Lamarck and science after the revolution

Wed Jun 21 16:13:13 MDT 1995

Well, Justin beat me to the punch with a brief and sufficient answer
to Rahul's question about the death of Lamarckianism.  But I already
have a longer answer written up on a disk, so here it is.


------------------- LAMARCK follows --------------------

>>> Rahul Mahajan <rahul at>  6/19/95, 07:49pm

As I understand it, Darwin himself never categorically denied the possibility of Lamarckian
evolution -- in fact, at times he was ready to concede that it could have been an important
mechanism. When did they put the nail in the coffin?


Unfortunately, the main Darwin text that is widely available and used is the 6th edition of Origin
of Species.  The first edition is rather better, I have been told.  During the decade that followed
the first edition, Darwin was subject to massive social assault, and troubled by the state of
physics and geology at the time.  He could hold up to the weight of religious outrage, but he
could not ignore the fact that honest geophysicists kept insisting that the planet could not be old
enough for natural selection to have created all the diversity of lifeforms.  This is why he had
to consider a faster mechanism than natural selection alone.  Also, he had not the evidence to
disprove the possibility of Larmarckian evolution working, if not instead of natural selection, then
perhaps in addition to NS.

The young-earth problem was not a religious problem, geologists were seriously and sincerely
doing their best.  But they were basing their claim partly on the temperature of the interior of
the planet, and they extremely over-estimated the cooling rate of a planet.  This is because they
didn't know about radioactivity, and the fact that it is nuclear fission [no chain reactions, just
decay] that keeps the earth hot inside.  So, their estimate was not in the biblical thousands, but
in many millions.  But that was not enough for Darwin, and Darwin knew it.

So, this was part of the debate at the time.  Darwin had to try to imagine some way that
evolutionary change could be speeded up.  Lamarckianism was the prevailing or major competing
view of the mechanism of evolution, (among those who believed in evolution as opposed to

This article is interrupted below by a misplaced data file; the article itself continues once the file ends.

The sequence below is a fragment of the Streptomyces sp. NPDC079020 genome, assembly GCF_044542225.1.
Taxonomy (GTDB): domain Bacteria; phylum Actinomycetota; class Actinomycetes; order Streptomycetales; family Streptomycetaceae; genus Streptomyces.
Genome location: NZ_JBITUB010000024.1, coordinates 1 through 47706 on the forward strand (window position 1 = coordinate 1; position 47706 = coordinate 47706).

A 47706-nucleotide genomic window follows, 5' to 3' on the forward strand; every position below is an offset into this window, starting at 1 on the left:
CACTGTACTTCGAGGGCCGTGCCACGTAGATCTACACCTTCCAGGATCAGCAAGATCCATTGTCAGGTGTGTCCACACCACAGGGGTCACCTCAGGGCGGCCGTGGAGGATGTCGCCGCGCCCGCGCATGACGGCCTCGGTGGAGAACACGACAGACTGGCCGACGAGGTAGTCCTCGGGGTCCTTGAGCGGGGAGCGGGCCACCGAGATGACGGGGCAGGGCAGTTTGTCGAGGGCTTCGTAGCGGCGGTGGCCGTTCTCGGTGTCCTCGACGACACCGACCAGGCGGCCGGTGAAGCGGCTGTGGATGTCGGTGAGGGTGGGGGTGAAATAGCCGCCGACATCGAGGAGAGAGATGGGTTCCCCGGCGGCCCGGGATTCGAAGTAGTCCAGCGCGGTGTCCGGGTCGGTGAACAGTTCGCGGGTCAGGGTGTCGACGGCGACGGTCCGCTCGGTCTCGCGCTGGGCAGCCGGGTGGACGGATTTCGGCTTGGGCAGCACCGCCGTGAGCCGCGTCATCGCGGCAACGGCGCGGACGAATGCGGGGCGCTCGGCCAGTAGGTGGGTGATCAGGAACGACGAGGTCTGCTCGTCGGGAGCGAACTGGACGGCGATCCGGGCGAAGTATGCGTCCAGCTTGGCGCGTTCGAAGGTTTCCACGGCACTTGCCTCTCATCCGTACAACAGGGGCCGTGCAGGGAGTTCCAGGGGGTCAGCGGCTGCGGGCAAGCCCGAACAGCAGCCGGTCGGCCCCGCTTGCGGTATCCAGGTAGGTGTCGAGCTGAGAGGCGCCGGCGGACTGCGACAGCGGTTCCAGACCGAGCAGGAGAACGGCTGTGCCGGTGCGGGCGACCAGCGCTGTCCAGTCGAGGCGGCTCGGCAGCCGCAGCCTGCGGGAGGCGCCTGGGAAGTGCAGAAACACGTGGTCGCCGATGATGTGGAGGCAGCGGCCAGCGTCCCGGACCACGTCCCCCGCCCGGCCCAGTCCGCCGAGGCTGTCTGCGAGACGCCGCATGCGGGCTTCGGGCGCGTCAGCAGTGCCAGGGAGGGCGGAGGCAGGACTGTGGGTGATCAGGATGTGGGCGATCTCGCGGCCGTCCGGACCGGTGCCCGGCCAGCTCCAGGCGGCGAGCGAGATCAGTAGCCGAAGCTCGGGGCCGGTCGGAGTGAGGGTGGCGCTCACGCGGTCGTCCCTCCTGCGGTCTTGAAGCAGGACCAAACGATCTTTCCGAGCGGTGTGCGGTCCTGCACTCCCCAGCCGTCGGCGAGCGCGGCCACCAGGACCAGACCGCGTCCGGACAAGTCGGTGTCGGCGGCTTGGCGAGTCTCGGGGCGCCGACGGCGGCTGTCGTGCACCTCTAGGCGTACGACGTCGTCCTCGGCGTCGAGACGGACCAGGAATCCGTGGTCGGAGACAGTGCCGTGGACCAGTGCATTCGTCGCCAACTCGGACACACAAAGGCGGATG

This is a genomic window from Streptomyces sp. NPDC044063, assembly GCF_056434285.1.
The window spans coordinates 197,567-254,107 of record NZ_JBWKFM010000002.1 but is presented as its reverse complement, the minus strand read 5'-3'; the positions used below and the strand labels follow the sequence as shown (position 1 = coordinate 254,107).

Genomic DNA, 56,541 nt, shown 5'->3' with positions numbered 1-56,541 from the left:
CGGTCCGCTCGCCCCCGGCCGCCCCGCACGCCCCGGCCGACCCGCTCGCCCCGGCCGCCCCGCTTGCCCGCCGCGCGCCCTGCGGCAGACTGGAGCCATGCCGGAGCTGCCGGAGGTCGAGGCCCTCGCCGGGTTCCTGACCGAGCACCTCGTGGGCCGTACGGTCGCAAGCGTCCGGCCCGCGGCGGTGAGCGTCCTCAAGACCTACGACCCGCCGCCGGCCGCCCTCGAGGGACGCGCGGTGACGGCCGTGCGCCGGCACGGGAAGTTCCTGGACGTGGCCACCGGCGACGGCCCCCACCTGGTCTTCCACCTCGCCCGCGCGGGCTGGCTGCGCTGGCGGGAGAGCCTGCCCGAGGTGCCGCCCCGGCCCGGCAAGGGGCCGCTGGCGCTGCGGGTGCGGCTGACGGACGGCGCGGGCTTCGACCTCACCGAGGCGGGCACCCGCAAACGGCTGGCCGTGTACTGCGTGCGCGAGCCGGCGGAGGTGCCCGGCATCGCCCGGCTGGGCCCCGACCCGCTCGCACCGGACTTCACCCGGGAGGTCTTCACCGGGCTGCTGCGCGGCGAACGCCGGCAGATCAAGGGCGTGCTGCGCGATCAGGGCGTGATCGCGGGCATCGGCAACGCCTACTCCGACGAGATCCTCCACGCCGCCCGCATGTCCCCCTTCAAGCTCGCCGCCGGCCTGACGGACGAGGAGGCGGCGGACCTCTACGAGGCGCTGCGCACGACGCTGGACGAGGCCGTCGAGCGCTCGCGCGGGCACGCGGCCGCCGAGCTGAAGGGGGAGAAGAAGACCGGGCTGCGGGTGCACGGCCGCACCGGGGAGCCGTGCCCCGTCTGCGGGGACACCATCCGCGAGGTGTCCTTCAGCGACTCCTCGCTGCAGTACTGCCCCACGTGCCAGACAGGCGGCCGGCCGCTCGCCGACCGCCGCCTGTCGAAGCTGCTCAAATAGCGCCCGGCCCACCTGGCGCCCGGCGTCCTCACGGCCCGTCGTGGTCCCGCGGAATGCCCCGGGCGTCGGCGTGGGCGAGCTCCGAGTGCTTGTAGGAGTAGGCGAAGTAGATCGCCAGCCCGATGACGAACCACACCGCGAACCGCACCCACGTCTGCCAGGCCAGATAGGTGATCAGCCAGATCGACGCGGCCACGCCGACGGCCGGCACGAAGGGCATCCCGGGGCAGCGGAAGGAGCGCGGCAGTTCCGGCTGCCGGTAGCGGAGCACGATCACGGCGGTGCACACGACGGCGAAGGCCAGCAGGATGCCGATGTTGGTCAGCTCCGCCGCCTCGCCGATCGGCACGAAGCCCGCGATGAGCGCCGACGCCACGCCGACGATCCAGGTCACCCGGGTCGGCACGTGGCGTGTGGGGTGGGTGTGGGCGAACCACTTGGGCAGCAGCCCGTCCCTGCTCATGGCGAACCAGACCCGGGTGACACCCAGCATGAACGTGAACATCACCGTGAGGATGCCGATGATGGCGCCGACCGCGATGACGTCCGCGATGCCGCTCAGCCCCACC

special creation or repeated, alternating creations and catastrophes.)  And Darwin couldn't think
of anything better at the time.

One of my graduate committee tells me that I must get the first edition, it is much better, because
it is fresher, bolder.  Darwin hadn't been worn down to this accomodating position.  Also there
were other changes; in the 6th, he uses the phrase "nature, red in tooth and claw", but I think he
does properly credit Spencer, who clearly did coin the phrase.

Consider also that they all knew nothing about mechanisms of inheritance, DNA, Mendelian
inheritance, nothing.  So there was no view of nuclear DNA being held nearly inviolable
throughout life to be passed on.  Apparently, Lamarckians thought it more likely that the obvious
changes which can take place in one body during life would be passed on, and would obviously
suit the offspring to the parents' environment, rather than some mysterious inborn difference
being conserved throughout life and important enough to influence survival and reproductive
success.  (This I have been taught, but I confess I haven't read Lamarck himself, in his own

All these things changed soon after Darwin.  The "Great Synthesis" of genetics and Mendelian
inheritance and Darwin came around the turn of the century.  At first, it was not even known that
genetic info was in the nucleus of the cell - just being able to see the organelles of a cell did not
reveal their function.  Then they didn't know that DNA was the carrier of inheritance (although
it had been identified chemically as being part of the chromosomes), but thought it could be the
proteins which are combined with DNA to form chromosomes in the nucleus.  Later it was found